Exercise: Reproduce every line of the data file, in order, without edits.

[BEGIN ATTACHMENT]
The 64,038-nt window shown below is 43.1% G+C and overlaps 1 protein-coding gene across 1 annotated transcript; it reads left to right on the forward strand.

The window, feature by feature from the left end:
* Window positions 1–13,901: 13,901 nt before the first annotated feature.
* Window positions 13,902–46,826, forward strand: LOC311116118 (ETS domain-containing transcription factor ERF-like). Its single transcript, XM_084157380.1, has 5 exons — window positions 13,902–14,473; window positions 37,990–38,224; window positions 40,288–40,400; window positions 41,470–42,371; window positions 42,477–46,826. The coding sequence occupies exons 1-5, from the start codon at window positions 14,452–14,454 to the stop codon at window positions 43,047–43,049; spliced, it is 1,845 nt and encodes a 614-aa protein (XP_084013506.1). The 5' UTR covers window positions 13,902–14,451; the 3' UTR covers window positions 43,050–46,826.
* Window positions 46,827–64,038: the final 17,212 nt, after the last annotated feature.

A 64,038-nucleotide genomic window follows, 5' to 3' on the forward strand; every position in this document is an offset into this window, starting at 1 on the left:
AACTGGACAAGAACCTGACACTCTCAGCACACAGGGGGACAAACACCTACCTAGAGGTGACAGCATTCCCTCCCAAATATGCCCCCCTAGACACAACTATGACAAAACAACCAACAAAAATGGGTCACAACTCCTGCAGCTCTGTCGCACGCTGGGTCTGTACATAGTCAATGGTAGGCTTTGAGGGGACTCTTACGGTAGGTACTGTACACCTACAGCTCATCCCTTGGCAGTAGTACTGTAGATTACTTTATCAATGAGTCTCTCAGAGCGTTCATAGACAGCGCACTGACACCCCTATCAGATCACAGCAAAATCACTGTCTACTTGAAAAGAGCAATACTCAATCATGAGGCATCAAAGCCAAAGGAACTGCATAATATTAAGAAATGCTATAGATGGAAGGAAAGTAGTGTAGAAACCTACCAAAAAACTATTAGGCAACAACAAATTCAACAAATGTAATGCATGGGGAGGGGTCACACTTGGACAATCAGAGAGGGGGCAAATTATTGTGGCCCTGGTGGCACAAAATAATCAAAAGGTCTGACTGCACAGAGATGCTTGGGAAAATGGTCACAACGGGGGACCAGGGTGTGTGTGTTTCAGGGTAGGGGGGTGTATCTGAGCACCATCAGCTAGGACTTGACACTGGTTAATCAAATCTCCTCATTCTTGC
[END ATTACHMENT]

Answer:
The 64,038-nt window shown below is 43.1% G+C and overlaps 1 protein-coding gene across 1 annotated transcript; it reads left to right on the forward strand.

The window, feature by feature from the left end:
* Window positions 1–13,901: 13,901 nt before the first annotated feature.
* Window positions 13,902–46,826, forward strand: LOC311116118 (ETS domain-containing transcription factor ERF-like). Its single transcript, XM_084157380.1, has 5 exons — window positions 13,902–14,473; window positions 37,990–38,224; window positions 40,288–40,400; window positions 41,470–42,371; window positions 42,477–46,826. The coding sequence occupies exons 1-5, from the start codon at window positions 14,452–14,454 to the stop codon at window positions 43,047–43,049; spliced, it is 1,845 nt and encodes a 614-aa protein (XP_084013506.1). The 5' UTR covers window positions 13,902–14,451; the 3' UTR covers window positions 43,050–46,826.
* Window positions 46,827–64,038: the final 17,212 nt, after the last annotated feature.

A 64,038-nucleotide genomic window follows, 5' to 3' on the forward strand; every position in this document is an offset into this window, starting at 1 on the left:
AACTGGACAAGAACCTGACACTCTCAGCACACAGGGGGACAAACACCTACCTAGAGGTGACAGCATTCCCTCCCAAATATGCCCCCCTAGACACAACTATGACAAAACAACCAACAAAAATGGGTCACAACTCCTGCAGCTCTGTCGCACGCTGGGTCTGTACATAGTCAATGGTAGGCTTTGAGGGGACTCTTACGGTAGGTACTGTACACCTACAGCTCATCCCTTGGCAGTAGTACTGTAGATTACTTTATCAATGAGTCTCTCAGAGCGTTCATAGACAGCGCACTGACACCCCTATCAGATCACAGCAAAATCACTGTCTACTTGAAAAGAGCAATACTCAATCATGAGGCATCAAAGCCAAAGGAACTGCATAATATTAAGAAATGCTATAGATGGAAGGAAAGTAGTGTAGAAACCTACCAAAAAACTATTAGGCAACAACAAATTCAACAAATGTAATGCATGGGGAGGGGTCACACTTGGACAATCAGAGAGGGGGCAAATTATTGTGGCCCTGGTGGCACAAAATAATCAAAAGGTCTGACTGCACAGAGATGCTTGGGAAAATGGTCACAACGGGGGACCAGGGTGTGTGTGTTTCAGGGTAGGGGGGTGTATCTGAGCACCATCAGCTAGGACTTGACACTGGTTAATCAAATCTCCTCATTCTTGC